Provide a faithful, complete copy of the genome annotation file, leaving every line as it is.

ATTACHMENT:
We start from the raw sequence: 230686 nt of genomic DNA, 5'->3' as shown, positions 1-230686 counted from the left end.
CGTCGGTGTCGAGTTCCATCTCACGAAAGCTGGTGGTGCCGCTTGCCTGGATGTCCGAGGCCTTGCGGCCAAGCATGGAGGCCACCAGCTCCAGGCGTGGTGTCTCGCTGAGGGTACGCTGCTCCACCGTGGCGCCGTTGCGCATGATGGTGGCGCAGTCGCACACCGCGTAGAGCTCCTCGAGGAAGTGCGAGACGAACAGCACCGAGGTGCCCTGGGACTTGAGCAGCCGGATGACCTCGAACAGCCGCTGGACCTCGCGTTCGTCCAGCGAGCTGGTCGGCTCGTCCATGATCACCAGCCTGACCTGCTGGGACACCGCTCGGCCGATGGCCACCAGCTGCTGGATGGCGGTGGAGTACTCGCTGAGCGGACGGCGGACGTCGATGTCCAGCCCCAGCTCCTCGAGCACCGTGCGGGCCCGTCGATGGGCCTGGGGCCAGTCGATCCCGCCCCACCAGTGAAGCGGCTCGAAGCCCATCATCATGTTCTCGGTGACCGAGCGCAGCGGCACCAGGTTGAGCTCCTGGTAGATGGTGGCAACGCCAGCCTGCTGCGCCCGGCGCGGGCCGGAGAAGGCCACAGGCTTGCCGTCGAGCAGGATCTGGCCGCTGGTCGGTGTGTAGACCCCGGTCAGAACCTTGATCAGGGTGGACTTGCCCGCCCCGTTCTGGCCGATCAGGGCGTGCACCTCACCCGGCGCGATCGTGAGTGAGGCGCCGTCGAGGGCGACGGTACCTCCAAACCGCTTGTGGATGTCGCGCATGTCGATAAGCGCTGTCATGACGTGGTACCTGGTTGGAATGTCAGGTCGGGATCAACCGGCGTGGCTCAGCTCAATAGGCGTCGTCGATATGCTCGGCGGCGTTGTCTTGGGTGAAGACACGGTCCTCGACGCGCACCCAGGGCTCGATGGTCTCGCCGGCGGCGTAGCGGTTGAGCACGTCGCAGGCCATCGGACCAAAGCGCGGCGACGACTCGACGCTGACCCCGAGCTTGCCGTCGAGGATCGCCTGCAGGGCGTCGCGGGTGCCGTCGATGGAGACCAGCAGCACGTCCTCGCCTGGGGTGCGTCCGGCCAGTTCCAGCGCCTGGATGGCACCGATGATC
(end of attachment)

We start from the raw sequence: 230686 nt of genomic DNA, 5'->3' as shown, positions 1-230686 counted from the left end.
CGTCGGTGTCGAGTTCCATCTCACGAAAGCTGGTGGTGCCGCTTGCCTGGATGTCCGAGGCCTTGCGGCCAAGCATGGAGGCCACCAGCTCCAGGCGTGGTGTCTCGCTGAGGGTACGCTGCTCCACCGTGGCGCCGTTGCGCATGATGGTGGCGCAGTCGCACACCGCGTAGAGCTCCTCGAGGAAGTGCGAGACGAACAGCACCGAGGTGCCCTGGGACTTGAGCAGCCGGATGACCTCGAACAGCCGCTGGACCTCGCGTTCGTCCAGCGAGCTGGTCGGCTCGTCCATGATCACCAGCCTGACCTGCTGGGACACCGCTCGGCCGATGGCCACCAGCTGCTGGATGGCGGTGGAGTACTCGCTGAGCGGACGGCGGACGTCGATGTCCAGCCCCAGCTCCTCGAGCACCGTGCGGGCCCGTCGATGGGCCTGGGGCCAGTCGATCCCGCCCCACCAGTGAAGCGGCTCGAAGCCCATCATCATGTTCTCGGTGACCGAGCGCAGCGGCACCAGGTTGAGCTCCTGGTAGATGGTGGCAACGCCAGCCTGCTGCGCCCGGCGCGGGCCGGAGAAGGCCACAGGCTTGCCGTCGAGCAGGATCTGGCCGCTGGTCGGTGTGTAGACCCCGGTCAGAACCTTGATCAGGGTGGACTTGCCCGCCCCGTTCTGGCCGATCAGGGCGTGCACCTCACCCGGCGCGATCGTGAGTGAGGCGCCGTCGAGGGCGACGGTACCTCCAAACCGCTTGTGGATGTCGCGCATGTCGATAAGCGCTGTCATGACGTGGTACCTGGTTGGAATGTCAGGTCGGGATCAACCGGCGTGGCTCAGCTCAATAGGCGTCGTCGATATGCTCGGCGGCGTTGTCTTGGGTGAAGACACGGTCCTCGACGCGCACCCAGGGCTCGATGGTCTCGCCGGCGGCGTAGCGGTTGAGCACGTCGCAGGCCATCGGACCAAAGCGCGGCGACGACTCGACGCTGACCCCGAGCTTGCCGTCGAGGATCGCCTGCAGGGCGTCGCGGGTGCCGTCGATGGAGACCAGCAGCACGTCCTCGCCTGGGGTGCGTCCGGCCAGTTCCAGCGCCTGGATGGCACCGATGATC